A laboratory technique called hyperspectral scanning has confirmed that the composition of artifacts made from Glacier Pass concretions matches the composition of specific bands or portions of the cobbles from Glacier Pass. Glacier Pass concretions formed when bands of silica-rich rock grew around a core over millions of years. Some bands were good for stone tools while other portions of the rock were thrown out because they were too soft and/or unpredictable to flake or ‘flint knap’. Source: Todd Kristensen.

Based on the number of artifacts found by archaeologists, Glacier Pass was likely visited by small groups of people thousands of times over thousands of years. The stone quarry was part of a seasonal round when people moved from month to month to different areas to exploit or target different things. The alpine concretions at Glacier Pass were probably collected after the snow melted in summer or in fall when people hunted big game animals on high slopes like sheep and caribou.

Recent research by an archaeological team from the Archaeological Survey of Alberta, Parks Canada and the University of Alberta has revealed that pre-contact people cracked Glacier Pass concretions to get at specific zones or bands of high quality stone that was ideal for making stone tools. The first two rows in this picture are mostly flakes removed while making tools. The bottom row (artifacts 11-15) are stone tools including knives, a core and a likely spear head that may be over 6,000 years old (14). Source: Todd Kristensen.

Modern visitors to Glacier Pass are unlikely to see tools: most of the artifacts there today are flakes of rock that people broke off while making stone tools. Almost all the finished products were carried away from the area. Visitors are reminded to respect the story of parks and mountain landscapes in Alberta by leaving all artifacts and rocks in place for others to experience. And remember that the land under our feet has a deep history full of geological wonders and human adaptations.

Glacier Pass between Jasper National Park and Willmore Wilderness Park is a beautiful and fragile place. To preserve the story of this landscape, and others in Alberta, visitors are encouraged to leave stones and artifacts in place. Source: Todd Kristensen.


Alberta’s African-American immigrant story


Editor’s note: This post was originally published in 2018. To recognize Black History Month, we here at RETROactive are pleased to share this important documentary with you again.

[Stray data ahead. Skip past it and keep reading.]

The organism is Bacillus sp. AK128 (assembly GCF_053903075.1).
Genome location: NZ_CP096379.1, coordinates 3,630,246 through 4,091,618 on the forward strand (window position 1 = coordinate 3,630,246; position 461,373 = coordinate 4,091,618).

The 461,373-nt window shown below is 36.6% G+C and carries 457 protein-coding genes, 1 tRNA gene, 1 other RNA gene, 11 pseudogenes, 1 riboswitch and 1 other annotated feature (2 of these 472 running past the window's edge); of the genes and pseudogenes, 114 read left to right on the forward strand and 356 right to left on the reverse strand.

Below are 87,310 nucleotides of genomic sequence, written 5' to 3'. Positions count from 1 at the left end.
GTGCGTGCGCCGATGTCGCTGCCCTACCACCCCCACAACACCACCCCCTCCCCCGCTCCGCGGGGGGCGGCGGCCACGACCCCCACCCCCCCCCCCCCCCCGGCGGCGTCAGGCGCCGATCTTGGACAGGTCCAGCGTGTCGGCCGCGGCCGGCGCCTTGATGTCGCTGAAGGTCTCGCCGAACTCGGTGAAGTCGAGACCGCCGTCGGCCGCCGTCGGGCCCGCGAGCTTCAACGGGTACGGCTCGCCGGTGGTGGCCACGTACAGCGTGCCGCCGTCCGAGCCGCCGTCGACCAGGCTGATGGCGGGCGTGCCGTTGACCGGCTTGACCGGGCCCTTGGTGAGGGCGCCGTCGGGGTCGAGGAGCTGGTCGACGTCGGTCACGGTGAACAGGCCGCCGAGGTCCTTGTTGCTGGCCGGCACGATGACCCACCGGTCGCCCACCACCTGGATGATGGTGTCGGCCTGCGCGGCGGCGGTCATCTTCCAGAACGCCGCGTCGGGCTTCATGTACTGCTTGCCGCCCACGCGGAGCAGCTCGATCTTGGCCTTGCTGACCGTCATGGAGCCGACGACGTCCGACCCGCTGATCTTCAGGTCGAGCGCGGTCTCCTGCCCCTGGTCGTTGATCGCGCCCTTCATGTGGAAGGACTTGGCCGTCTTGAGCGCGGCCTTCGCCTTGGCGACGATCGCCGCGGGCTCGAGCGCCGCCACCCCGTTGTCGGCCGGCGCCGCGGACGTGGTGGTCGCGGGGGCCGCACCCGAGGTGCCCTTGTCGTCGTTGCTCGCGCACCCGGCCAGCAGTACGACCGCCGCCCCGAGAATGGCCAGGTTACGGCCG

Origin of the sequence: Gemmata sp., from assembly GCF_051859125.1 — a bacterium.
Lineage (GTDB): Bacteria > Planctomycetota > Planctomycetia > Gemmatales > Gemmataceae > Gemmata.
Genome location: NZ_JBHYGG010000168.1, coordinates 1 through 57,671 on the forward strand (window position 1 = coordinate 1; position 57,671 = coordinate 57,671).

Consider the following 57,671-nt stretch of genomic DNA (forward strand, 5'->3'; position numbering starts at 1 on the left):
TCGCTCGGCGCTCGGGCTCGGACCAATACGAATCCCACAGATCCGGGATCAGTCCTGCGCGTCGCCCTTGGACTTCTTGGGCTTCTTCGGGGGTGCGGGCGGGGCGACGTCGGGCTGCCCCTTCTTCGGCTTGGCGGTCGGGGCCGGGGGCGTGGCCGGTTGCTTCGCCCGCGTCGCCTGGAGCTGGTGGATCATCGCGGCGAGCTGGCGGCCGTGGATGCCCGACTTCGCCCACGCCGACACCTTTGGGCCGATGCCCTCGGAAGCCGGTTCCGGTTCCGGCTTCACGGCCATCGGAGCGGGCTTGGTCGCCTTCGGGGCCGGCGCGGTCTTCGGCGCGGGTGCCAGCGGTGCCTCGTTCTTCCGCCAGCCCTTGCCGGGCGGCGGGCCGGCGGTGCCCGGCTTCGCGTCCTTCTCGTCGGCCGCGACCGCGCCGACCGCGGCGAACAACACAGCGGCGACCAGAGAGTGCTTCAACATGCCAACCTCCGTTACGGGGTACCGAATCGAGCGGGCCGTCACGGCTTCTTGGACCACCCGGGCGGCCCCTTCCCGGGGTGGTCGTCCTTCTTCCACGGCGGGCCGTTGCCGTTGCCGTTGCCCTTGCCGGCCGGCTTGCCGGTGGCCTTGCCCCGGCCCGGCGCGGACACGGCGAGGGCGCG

Winner of the 2018 Alberta Historical Resources Foundation 2018 Heritage Awareness awardWe Are the Roots is a documentary that tells the stories of African American immigrants who settled in Alberta and Saskatchewan in the early 1900s.

In the film, you’ll hear stories from 19 descendants of original settlers, as they moved north to escape slavery, persecution and racism in America. Once in Canada, these families would then experience more discrimination, both in Edmonton and in rural communities they settled.

The film was produced and created through a partnership between documentary film production company Bailey and Soda Films along with Edmonton’s Shiloh Centre for Multicultural Roots,

Click the image above to view the full-length documentary.


To a romantic and special Feast of St. Valentine <3

Well would you look at that, it’s Valentine’s Day! Whether you’re an adherent to the original feast honouring Valentinus, or just like getting flowers from a significant other, it’s the time of year to spend a greeting card-mandated night with your sweetheart.

In celebration of this special day, here are a few Alberta couples, young and old, showing their love for one another.

Fashion show for kids, taken in Edmonton’s McKernan neighbourhood on April 11, 1951. Source: Provincial Archives of Alberta.


Children on rides at the Exhibition in Edmonton. Photo taken July 17, 1947. Source: Provincial Archives of Alberta.


Last name Calihoo taken by the Ernest Brown Studios. Date unknown. Source: Provincial Archives of Alberta.
Photo of couple, last name Calihoo, by the Ernest Brown Studios. Date unknown. Source: Provincial Archives of Alberta.


Valentine’s Dance by M.H. Charnetski Sr., taken in 1948. Source: Provincial Archives of Alberta.
Photo of couple, last name Ellefnon, by the Ernest Brown Studios. Date uknnown. Source: Provincial Archives of Alberta.


Rev. Gray and Miss Dixon on railroad scooter. Photo taken Aug. 10, 1894. Source: Provincial Archives of Alberta.


Nick Spivak with C. Anton, February 1948. Source: Provincial Archives of Alberta.


Brrrrrreathtaking Images of a Winter City

Written by: Michael Gourlie, Government Records Archivist, Provincial Archives of Alberta

Hey, remember a few weeks ago when the ENTIRE PROVINCE was under an extreme cold weather warning? Below 30, minus 40 weather for several days. Fun times, good stuff.

It was probably no surprise that folks wanted to hunker down and hibernate until temperatures become more seasonable (like a balmy -15C). But there are better options than hibernating! For example, visiting the Provincial Archives of Alberta’s new exhibit, BRReathtaking Images of a Winter City.

Featuring the work of award-winning Edmonton photographer Nick Ochotta, the exhibit highlights the beauty, fun and drudgery of living in a winter city.  As largest, northernmost metropolis in the world, it is better to accept that snow, ice and chilly temperatures are a seasonable and inevitable part of Alberta’s winter wonderland.  At least you can be warm inside looking at images of winters past. If they made it through, so can you!

The exhibit is on display until March 31, 2020, by which point the province may have thawed out. Maybe.

Surveying the land, sled in hand. Possibly near present-day Ezio Faraone Park in Grandin. Photo taken in 1953 by Nick Ochotta. Source: Provincial Archives of Alberta.
A familiar winter scene by Templeman Bros. on 107 St. Photo taken in 1953 by Nick Ochotta. Source: Provincial Archives of Alberta.
I’ll take the classic shovel over a leaf blower any day of the week. The hardworking man in the picture is also named Harry Snow. For real. Photo taken in 1948 by Nick Ochotta. Source: Provincial Archives of Alberta.
View from 108 St. just south of Jasper Ave. Photo taken in 1948 by Nick Ochotta. Source: Provincial Archives of Alberta.